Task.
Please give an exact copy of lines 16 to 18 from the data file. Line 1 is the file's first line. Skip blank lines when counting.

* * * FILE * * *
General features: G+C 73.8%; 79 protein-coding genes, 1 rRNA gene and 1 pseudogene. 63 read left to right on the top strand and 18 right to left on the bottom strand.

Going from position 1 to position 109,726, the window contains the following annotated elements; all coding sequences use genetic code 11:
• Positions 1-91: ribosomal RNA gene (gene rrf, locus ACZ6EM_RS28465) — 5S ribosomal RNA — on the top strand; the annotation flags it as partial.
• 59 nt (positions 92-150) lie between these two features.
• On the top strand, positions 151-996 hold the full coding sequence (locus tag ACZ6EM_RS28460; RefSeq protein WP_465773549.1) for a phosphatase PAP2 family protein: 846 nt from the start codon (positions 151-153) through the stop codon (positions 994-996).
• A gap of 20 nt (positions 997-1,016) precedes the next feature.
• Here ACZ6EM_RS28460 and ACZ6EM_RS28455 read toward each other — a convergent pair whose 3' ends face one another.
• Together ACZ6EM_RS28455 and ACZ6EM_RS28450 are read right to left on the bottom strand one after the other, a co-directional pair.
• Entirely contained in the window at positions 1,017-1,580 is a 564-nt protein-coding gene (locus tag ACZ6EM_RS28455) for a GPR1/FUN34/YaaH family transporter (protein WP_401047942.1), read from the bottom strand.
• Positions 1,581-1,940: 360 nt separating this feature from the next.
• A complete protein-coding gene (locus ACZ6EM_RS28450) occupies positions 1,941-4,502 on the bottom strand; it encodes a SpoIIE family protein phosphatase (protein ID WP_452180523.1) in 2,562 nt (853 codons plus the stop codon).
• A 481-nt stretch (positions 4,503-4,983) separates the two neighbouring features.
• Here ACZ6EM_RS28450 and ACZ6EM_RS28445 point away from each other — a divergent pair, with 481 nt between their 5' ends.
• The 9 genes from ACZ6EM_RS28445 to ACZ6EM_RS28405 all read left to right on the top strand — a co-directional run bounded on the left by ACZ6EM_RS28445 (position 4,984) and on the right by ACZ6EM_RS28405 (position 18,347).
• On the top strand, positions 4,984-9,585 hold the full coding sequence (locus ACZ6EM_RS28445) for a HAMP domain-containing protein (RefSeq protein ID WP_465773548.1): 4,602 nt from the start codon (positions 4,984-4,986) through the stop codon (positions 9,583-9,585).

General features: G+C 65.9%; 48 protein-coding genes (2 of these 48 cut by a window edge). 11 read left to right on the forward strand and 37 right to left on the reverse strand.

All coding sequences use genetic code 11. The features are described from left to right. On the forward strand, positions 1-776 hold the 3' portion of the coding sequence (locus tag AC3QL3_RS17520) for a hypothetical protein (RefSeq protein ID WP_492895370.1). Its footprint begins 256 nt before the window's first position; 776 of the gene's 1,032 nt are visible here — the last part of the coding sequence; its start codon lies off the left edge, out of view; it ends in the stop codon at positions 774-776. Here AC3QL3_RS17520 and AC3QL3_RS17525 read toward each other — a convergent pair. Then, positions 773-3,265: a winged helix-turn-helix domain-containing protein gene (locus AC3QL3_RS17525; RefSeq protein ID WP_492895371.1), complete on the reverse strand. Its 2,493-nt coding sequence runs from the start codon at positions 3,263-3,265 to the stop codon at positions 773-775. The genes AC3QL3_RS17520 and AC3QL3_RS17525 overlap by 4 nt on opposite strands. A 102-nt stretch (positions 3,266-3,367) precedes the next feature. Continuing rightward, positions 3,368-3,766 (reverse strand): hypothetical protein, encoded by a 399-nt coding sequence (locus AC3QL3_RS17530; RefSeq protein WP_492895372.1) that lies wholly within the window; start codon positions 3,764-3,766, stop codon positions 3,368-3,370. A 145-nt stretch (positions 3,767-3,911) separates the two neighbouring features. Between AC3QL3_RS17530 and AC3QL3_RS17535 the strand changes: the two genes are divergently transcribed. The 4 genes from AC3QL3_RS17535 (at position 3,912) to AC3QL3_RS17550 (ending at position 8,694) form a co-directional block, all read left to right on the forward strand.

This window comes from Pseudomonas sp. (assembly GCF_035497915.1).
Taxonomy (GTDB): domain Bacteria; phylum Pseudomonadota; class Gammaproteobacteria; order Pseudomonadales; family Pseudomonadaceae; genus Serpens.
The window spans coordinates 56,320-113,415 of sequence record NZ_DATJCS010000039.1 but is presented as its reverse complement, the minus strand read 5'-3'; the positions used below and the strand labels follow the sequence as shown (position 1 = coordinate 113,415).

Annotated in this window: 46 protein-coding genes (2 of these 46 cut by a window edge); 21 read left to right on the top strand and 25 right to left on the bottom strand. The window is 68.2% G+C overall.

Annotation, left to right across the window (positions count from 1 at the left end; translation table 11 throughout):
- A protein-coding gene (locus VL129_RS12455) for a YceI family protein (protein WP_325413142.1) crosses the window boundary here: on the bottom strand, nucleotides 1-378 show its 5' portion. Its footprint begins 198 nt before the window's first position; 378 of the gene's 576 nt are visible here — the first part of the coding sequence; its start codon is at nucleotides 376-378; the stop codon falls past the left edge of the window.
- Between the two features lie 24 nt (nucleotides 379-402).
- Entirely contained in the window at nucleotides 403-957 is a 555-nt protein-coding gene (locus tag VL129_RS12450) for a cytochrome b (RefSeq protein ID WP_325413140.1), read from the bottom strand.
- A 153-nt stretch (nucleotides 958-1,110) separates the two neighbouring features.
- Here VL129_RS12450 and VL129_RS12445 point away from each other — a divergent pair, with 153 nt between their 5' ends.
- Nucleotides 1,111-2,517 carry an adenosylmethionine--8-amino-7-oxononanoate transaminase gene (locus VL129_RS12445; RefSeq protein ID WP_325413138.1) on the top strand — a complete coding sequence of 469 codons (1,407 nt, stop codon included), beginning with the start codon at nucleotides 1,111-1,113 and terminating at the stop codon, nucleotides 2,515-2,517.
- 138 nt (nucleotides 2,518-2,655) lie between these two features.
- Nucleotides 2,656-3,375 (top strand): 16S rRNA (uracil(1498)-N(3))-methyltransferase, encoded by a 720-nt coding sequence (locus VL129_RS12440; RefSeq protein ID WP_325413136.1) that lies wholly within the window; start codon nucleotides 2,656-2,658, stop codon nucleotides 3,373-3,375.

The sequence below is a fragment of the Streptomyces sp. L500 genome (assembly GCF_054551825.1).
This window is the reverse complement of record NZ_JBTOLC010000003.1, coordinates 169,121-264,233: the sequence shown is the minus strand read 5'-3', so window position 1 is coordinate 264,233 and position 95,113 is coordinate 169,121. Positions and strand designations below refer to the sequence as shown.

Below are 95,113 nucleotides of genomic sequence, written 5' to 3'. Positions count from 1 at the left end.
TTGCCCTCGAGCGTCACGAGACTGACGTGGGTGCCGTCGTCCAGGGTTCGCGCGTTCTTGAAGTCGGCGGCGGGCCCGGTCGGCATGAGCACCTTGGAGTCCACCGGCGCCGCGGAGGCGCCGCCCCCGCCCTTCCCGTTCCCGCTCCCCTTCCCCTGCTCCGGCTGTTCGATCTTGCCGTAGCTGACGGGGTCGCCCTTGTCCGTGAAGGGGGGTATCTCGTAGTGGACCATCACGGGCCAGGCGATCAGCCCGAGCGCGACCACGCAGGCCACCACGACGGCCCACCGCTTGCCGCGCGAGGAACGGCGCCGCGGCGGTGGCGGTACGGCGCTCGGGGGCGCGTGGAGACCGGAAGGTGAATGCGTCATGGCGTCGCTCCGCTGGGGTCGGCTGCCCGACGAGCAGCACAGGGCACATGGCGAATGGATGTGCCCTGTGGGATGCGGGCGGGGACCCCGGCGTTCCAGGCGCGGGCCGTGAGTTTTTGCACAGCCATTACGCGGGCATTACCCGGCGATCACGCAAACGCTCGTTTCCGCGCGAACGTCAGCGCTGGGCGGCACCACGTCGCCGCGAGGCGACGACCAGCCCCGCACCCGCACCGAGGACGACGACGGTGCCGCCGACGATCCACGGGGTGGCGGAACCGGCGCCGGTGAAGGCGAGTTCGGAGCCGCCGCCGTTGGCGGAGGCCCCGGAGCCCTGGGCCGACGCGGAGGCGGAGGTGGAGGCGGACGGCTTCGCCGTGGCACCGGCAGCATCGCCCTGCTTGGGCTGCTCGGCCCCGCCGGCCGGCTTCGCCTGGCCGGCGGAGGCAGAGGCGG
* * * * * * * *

General features: G+C 65.9%; 48 protein-coding genes (2 of these 48 cut by a window edge). 11 read left to right on the forward strand and 37 right to left on the reverse strand.

All coding sequences use genetic code 11. The features are described from left to right. On the forward strand, positions 1-776 hold the 3' portion of the coding sequence (locus tag AC3QL3_RS17520) for a hypothetical protein (RefSeq protein ID WP_492895370.1). Its footprint begins 256 nt before the window's first position; 776 of the gene's 1,032 nt are visible here — the last part of the coding sequence; its start codon lies off the left edge, out of view; it ends in the stop codon at positions 774-776. Here AC3QL3_RS17520 and AC3QL3_RS17525 read toward each other — a convergent pair. Then, positions 773-3,265: a winged helix-turn-helix domain-containing protein gene (locus AC3QL3_RS17525; RefSeq protein ID WP_492895371.1), complete on the reverse strand. Its 2,493-nt coding sequence runs from the start codon at positions 3,263-3,265 to the stop codon at positions 773-775. The genes AC3QL3_RS17520 and AC3QL3_RS17525 overlap by 4 nt on opposite strands. A 102-nt stretch (positions 3,266-3,367) precedes the next feature. Continuing rightward, positions 3,368-3,766 (reverse strand): hypothetical protein, encoded by a 399-nt coding sequence (locus AC3QL3_RS17530; RefSeq protein WP_492895372.1) that lies wholly within the window; start codon positions 3,764-3,766, stop codon positions 3,368-3,370. A 145-nt stretch (positions 3,767-3,911) separates the two neighbouring features. Between AC3QL3_RS17530 and AC3QL3_RS17535 the strand changes: the two genes are divergently transcribed. The 4 genes from AC3QL3_RS17535 (at position 3,912) to AC3QL3_RS17550 (ending at position 8,694) form a co-directional block, all read left to right on the forward strand.

This window comes from Pseudomonas sp. (assembly GCF_035497915.1).